Friday, April 16, 2021


 by Anthony King

“It's really weird. Because there was an eclipse the day she was born, both the sun and the moon were blocking Saturn. There should be something missing from her personality.” – Joyce Russel

I'll be celebrating my 39th birthday on April 20th, and with that comes the end of “Two for One” and the beginning of a new column I'm calling “52/82,” wherein I'll be covering 52 movies from 1982 to commemorate the last year of my 30s. I think it's important for us to celebrate birthdays. Not just for kids, but adults too. I've survived 39 years! You've survived (fill in the blank) years! If you're reading this, you've survived a global pandemic! Celebrate with me! And there's no better way to celebrate by cozying up for a double feature of two birthday horrors.
First up is Bloody Birthday from director Ed Hunt and starring three of the creepiest little shits to ever grace the screen. These three psychos were born on the same day during a total solar eclipse, and during the week before their 10th birthdays we witness how psychotic they really are. Debbie, Curtis, and Steven – three friends that share that special bond and appear to be sweet, helpful children on the outside. But we see the first inclinations of criminality when Debbie invites Curtis, Steven, and their “friend” Timmy over to her house, where she charges each boy a quarter to look through the hole in her closet at her older sister undressing. Before all that, though, a brutal murder in the park opens the film, and in the very next scene Debbie's father, the sheriff, is in this fourth grade class lecturing children about murder. I don't know about you but I didn't even experience D.A.R.E. until fifth grade, let alone having a cop come to school at any time to lecture us about murder. It seems a little extreme. That is until Timmy's sister, Joyce straight up accuses the creepy kids of murder. There's no pussyfooting around the fact that these children are our killers. Writer/Director Ed Hunt is up front with us that these kids are absolute monsters.

While Bloody Birthday is shockingly violent, and the fact that Debbie, Curtis, and Steven are spawns of Satan, I wasn't phased because I know how cruel children can be. Have you ever given a speech to a group of kids, or sang a song, or told jokes, and you get nothing but silence and blank stares in return? I have and it made me want to die. And I was a grown ass adult. So when Debbie and her boy-toys from hell beat her father to death with a baseball bat, I thought to myself, Of COURSE they did.

Birthday celebrations continue with Happy Birthday to Me from director J. Lee Thompson, whose career trajectory I adore. Probably best known for directing Gregory Peck in The Guns of Navarone and Cape Fear in the early 1960s, Thompson had a very respectable run of “traditional” pictures all the way through Battle for the Planet of the Apes in 1973. Then he met Charles Bronson and teamed up for some of the greatest exploitation movies of the 1980s like 10 to Midnight, The Evil That Men Do, Murphy's Law, and the ultra-sleazy Kinjite: Forbidden Subjects. But shortly after his collaborations with Bronson began in the late 70s, bringing us back to our double feature, Thompson directed the slasher Happy Birthday to Me.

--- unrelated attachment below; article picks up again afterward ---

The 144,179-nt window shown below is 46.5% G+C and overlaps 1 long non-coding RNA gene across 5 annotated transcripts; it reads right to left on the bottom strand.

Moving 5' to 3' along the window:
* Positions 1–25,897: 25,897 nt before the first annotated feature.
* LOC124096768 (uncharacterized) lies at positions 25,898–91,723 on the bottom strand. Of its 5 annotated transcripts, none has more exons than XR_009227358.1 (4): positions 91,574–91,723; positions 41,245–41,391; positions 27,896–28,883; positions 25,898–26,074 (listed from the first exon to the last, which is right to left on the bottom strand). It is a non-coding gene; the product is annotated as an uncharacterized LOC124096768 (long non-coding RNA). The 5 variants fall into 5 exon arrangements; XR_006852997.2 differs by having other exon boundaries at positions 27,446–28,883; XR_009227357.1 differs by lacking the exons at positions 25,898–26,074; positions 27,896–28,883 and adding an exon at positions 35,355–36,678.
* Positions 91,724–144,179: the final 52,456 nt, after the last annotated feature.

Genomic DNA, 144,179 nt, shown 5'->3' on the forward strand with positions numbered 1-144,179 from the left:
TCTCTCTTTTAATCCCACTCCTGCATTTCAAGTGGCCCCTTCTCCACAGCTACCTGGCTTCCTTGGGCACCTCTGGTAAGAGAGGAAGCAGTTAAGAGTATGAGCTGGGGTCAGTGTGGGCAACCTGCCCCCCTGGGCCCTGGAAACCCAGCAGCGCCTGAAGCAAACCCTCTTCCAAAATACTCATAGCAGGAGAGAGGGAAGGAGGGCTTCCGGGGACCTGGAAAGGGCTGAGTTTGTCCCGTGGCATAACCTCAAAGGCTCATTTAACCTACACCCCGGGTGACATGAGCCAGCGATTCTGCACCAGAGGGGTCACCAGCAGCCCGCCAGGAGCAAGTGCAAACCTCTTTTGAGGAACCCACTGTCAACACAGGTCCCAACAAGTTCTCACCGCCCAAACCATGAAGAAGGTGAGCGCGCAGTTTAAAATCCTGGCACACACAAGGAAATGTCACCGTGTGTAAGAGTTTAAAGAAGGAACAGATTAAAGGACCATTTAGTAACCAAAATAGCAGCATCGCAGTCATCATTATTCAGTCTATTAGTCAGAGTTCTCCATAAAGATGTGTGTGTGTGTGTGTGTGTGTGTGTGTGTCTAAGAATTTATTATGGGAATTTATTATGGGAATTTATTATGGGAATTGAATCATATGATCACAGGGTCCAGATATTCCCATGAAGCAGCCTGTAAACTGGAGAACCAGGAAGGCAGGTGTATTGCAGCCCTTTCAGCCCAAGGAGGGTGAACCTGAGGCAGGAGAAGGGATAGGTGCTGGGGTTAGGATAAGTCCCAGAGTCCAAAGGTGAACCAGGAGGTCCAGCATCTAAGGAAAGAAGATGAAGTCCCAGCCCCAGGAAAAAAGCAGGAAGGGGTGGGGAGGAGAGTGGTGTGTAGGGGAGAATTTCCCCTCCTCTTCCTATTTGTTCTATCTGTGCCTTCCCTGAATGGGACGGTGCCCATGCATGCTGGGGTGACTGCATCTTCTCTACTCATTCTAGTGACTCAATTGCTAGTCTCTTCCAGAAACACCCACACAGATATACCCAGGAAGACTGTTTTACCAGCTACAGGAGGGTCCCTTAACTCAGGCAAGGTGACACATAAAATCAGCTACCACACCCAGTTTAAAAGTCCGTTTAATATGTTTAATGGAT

HBTM follows a group of snobby private school friends who refer to themselves as the “Top Ten.” Virginia (Melissa Sue Anderson) has returned to school after an accident where she had to undergo brain surgery. As her 18th birthday approaches, Virginia's friends start disappearing one-by-one until there's no one left to attend her party. The story plays out like an American giallo picture, black-gloved killer and all, where we're constantly fed red herrings and led to believe to Virginia could be the killer. As is usually the case, and rightfully so, every single man that has a speaking role in this movie comes across as a suspect until they start dying gruesome deaths such as the one the poster suggests: a kabob jammed through the back of one's throat. Now, granted, this particular gentleman deserved this bloody outcome because just before his demise he pulls a giant hunk of meat off the skewer, and mid-gnaw says, “Don't you like hot things?”

Bloody Birthday is clearly a Halloween rip-off, all the way down to tracking shots of high school girls walking through a quiet neighborhood, but does goes its own way by including three minions from Hell. HBTM is prime J. Lee Thompson sleaze and feels innately Canadian because it was shot in Canada and primarily features Canadian actors (a la My Bloody Valentine). You may get these movies confused, and why shouldn't you? All these 20- something white girls looked the same to me and I couldn't keep them straight. But you'll be watching this double in honor of my birthday. So happy birthday to me!


  1. Oooh now that's a double bill. I genuinely love both these films and yes those three kids are definitely the creepiest. That young girl is so intelligently maniulatively evil. So much fun

    1. And props to those kids as actors. You buy their evilness 100%.

  2. Happy birthday to you, Anthony.

    Bloody Birthday is a lot of fun, among the best evil kid movies out there. It gets surprisingly sleazy in certain moments. I watched it for Junesploitation a few years ago.

    I recently watched KINJITE: FORBIDDEN SUBJECTS. Even for a seasoned exploitation viewer, it can be a tough watch.

    1. Thank you! Yes, KINJITE is probably in the top three of sleaziest movies ever.

  3. On the off chance that you have a child's birthday coming up, why not structure them a Chocoholic's Pizza? These imaginative pizzas are made totally of chocolate and arrive in a scope of sizes and types. You can change the garnishes and the kind of chocolate you wish to utilize.